Using Exercise As Part of Your Arsenal For Recovery
Physical activity is the quintessential tool for managing mental health and substance use disorders. Exercise improves physical well-being while promoting mental fitness. Exercise creates much-needed structure, fostering a sense of accomplishment. It bridges your body to your mind, naturally establishing a regimen of self-care that we would all benefit from accessing.
Physical activity in all its forms is most beneficial through the discipline of consistency. It is a great teacher for life itself. Take one step at a time, don’t focus on the finish line, and most importantly, schedule it into your daily life. It doesn’t need to be daunting. Physical activity can range from a simple walk or gardening to aerobic exercise, weight lifting, or playing sports. Starting “small” is the key to success. Once a routine is established, your body will naturally tell you it wants more.
Types of Physical Activity and Their Benefits
1) Stretching Exercises
Stretching improves muscle elasticity as the application of tensile force is used to lengthen muscles and tendons. Stretching makes you more flexible over time, safeguards against injuries, relaxes the muscles and enhances physical performance.
Yoga elicits thoughts of calm and serenity. It activates the mind with its meditative qualities while stretching muscles and strengthening balance. Stretching through a yoga practice elicits better flexibility and range of motion, prevents imbalances that can lead to injury, relaxes muscles and aids in dissipating lactic acid while exercising.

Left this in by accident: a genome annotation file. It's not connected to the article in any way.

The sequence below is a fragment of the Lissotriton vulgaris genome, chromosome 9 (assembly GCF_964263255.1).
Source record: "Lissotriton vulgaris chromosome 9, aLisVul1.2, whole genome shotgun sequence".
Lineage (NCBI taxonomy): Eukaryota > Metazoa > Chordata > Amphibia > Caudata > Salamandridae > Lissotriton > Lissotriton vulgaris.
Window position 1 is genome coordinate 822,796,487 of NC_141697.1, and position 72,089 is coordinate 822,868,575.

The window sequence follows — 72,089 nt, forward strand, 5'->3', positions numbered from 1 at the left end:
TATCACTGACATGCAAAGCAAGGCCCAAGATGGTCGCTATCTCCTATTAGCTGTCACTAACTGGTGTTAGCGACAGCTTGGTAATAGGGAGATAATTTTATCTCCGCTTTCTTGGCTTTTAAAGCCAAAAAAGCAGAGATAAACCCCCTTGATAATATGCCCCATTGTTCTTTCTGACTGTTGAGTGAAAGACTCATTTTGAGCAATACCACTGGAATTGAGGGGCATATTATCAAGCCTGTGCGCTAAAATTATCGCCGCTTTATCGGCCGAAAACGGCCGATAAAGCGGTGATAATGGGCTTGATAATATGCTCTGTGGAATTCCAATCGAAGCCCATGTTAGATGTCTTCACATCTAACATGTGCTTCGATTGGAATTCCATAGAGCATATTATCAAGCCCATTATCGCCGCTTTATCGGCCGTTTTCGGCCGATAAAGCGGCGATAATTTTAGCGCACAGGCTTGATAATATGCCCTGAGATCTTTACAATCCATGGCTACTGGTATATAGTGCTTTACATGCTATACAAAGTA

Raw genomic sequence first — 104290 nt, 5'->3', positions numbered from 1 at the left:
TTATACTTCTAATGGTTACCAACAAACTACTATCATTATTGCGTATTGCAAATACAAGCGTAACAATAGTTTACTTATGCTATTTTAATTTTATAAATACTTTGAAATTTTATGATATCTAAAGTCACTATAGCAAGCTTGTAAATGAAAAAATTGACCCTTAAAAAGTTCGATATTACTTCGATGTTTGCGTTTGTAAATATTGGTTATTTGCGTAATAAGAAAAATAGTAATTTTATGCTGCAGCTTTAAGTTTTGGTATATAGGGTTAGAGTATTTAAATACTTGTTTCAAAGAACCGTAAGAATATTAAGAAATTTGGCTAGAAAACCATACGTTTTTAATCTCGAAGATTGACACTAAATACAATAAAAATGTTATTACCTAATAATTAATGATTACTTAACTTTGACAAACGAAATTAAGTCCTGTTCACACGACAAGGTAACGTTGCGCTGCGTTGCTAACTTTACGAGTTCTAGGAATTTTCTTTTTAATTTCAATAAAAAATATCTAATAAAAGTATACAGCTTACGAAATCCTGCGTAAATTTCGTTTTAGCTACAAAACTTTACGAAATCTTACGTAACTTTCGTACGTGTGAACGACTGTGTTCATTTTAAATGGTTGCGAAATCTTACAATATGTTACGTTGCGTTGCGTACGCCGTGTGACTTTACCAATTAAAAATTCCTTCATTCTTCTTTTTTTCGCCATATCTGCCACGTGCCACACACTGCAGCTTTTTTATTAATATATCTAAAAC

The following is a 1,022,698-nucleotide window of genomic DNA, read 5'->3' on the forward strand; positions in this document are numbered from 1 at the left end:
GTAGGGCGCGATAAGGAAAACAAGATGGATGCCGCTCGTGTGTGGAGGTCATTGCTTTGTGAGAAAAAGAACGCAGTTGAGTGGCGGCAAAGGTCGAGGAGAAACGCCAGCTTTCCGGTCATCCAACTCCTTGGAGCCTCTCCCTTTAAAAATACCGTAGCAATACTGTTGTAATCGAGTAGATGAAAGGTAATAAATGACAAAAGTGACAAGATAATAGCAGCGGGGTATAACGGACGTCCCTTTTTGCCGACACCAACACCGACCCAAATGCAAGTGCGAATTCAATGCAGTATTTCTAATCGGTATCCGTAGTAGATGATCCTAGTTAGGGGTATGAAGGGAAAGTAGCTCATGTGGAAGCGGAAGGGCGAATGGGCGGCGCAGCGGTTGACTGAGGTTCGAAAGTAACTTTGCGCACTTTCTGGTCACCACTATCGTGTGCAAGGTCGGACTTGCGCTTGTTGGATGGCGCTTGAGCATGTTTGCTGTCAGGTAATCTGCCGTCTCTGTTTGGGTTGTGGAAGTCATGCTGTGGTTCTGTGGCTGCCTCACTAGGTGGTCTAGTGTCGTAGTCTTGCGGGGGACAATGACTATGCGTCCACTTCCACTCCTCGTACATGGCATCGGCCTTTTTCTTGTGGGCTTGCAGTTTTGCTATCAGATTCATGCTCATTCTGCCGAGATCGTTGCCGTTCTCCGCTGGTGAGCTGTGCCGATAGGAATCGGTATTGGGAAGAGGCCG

A quick cardiovascular warm-up routine is recommended before any stretching routine so that your body produces synovial fluid, which is the mechanism for joint lubrication.
2) Aerobic Exercises
Aerobic exercises also quiet your mind and have their own meditative qualities while tiring your body, and creating a more relaxed state long after you are done. This kind of exercise helps maintain healthy body weight, manages any chronic conditions, improves lung function, and decreases resting heart rates. Aerobic exercises can be separated into two main categories:
Low-Impact Aerobic Exercises
One foot is always in contact with the ground. This type of exercise is great for those that have lived a more sedentary lifestyle as one foot is always in contact with the ground, putting less strain on the musculoskeletal system.
Walking, an exercise that can be performed anywhere at any time is the perfect introduction to physical activity. It is the easiest thing to do with the most reward. Even a 10-minute walk, if incorporated into a routine, will have tremendous benefits.
Swimming is a fantastic exercise. Due to one’s buoyancy in water, there is no pressure placed on your joints. Also, the resistance in your movement when in water aids in strengthening muscles. This is the reason many people rehabilitating from injuries are encouraged to swim.
High-Impact Aerobic Exercises
During high-impact aerobic exercises, there is more direct force placed on the body. Unlike low-impact exercises, both feet come off the ground. The chances of injury are higher but you burn more calories.
Running is something you can do anywhere, whether you live in the city or in the country. You can run on any surface and do not require any equipment, except a decent pair of running shoes. There is no barrier to entry.